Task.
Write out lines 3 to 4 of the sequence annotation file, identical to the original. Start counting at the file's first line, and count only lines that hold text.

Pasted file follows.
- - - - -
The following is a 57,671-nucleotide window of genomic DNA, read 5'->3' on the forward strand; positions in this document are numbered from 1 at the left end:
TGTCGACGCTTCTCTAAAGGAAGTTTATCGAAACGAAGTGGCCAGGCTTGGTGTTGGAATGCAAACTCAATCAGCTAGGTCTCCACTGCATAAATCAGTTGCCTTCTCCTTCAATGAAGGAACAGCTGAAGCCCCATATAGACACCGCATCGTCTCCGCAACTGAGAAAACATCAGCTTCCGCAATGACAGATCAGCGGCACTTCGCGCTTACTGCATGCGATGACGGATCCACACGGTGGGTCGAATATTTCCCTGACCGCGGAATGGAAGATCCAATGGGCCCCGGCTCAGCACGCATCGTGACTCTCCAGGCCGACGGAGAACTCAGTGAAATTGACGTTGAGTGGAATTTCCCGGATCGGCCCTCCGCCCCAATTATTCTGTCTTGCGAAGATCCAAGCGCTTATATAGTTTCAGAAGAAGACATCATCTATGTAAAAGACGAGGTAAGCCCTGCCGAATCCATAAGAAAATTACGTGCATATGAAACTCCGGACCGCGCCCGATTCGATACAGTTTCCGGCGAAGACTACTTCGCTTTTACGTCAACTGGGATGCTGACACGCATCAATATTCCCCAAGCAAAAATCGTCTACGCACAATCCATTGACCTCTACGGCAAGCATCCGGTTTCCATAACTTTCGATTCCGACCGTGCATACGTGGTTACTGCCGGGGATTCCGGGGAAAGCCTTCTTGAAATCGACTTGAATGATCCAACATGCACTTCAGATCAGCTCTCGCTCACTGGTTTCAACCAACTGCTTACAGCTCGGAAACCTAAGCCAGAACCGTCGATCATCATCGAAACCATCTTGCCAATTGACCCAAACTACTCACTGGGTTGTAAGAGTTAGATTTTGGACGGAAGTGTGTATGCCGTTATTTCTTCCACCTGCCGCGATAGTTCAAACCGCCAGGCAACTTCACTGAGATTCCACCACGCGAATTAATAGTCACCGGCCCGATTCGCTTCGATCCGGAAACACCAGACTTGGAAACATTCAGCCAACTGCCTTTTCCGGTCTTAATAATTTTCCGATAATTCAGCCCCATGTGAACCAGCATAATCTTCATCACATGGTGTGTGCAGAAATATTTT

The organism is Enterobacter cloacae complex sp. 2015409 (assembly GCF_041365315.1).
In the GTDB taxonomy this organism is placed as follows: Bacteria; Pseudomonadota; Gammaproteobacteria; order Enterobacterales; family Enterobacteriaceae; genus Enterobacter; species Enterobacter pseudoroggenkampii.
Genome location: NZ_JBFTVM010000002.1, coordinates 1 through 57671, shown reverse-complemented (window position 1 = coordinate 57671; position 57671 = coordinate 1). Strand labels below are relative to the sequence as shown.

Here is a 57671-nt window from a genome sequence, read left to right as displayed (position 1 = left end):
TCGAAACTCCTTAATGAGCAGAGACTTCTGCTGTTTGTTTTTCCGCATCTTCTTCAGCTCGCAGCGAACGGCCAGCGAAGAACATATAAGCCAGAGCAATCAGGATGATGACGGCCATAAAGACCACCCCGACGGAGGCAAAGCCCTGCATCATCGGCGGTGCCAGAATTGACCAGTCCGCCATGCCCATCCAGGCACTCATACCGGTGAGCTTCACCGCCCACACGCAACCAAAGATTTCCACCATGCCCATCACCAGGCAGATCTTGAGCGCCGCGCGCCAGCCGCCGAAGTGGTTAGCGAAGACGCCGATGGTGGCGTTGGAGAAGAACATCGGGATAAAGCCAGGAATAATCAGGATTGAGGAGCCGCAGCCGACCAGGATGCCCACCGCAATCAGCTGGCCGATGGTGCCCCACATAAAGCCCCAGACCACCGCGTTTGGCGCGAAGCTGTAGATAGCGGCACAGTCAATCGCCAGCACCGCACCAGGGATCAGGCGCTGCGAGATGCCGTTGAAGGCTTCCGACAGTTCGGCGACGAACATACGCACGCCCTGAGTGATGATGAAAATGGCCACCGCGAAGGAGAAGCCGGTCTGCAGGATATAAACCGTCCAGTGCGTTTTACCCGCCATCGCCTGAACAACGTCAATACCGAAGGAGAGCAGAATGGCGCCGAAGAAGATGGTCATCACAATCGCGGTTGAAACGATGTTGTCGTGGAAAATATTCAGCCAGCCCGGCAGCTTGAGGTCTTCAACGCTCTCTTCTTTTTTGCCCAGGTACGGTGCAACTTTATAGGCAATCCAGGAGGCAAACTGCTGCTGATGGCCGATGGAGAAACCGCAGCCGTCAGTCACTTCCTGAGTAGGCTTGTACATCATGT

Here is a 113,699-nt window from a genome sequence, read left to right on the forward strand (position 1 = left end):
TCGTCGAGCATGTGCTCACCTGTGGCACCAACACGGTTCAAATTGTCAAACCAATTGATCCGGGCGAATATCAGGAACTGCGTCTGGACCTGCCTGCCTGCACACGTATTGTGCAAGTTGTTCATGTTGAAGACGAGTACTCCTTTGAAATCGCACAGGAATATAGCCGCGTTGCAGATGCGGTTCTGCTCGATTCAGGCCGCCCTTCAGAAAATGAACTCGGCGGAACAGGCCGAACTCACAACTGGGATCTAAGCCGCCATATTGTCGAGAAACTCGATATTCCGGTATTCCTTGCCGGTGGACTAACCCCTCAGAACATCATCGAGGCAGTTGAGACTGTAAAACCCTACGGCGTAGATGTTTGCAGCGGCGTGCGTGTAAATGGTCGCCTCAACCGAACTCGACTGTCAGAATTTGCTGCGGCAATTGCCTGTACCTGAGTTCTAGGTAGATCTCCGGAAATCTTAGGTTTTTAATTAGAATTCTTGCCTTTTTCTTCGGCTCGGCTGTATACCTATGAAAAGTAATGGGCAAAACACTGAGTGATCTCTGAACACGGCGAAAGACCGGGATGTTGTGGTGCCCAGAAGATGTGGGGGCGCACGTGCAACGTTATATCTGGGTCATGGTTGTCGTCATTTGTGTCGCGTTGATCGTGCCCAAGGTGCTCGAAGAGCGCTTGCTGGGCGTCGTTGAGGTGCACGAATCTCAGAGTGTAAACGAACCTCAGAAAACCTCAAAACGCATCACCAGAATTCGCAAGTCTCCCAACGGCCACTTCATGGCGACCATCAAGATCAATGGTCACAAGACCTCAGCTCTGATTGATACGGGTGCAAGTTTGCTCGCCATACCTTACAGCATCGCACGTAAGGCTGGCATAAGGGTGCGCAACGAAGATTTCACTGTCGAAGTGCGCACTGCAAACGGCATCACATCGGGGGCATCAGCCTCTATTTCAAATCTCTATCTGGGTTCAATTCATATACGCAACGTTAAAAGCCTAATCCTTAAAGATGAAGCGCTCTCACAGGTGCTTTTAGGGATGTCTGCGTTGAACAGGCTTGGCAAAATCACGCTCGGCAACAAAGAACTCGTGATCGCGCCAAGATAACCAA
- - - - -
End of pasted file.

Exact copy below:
The organism is Enterobacter cloacae complex sp. 2015409 (assembly GCF_041365315.1).
In the GTDB taxonomy this organism is placed as follows: Bacteria; Pseudomonadota; Gammaproteobacteria; order Enterobacterales; family Enterobacteriaceae; genus Enterobacter; species Enterobacter pseudoroggenkampii.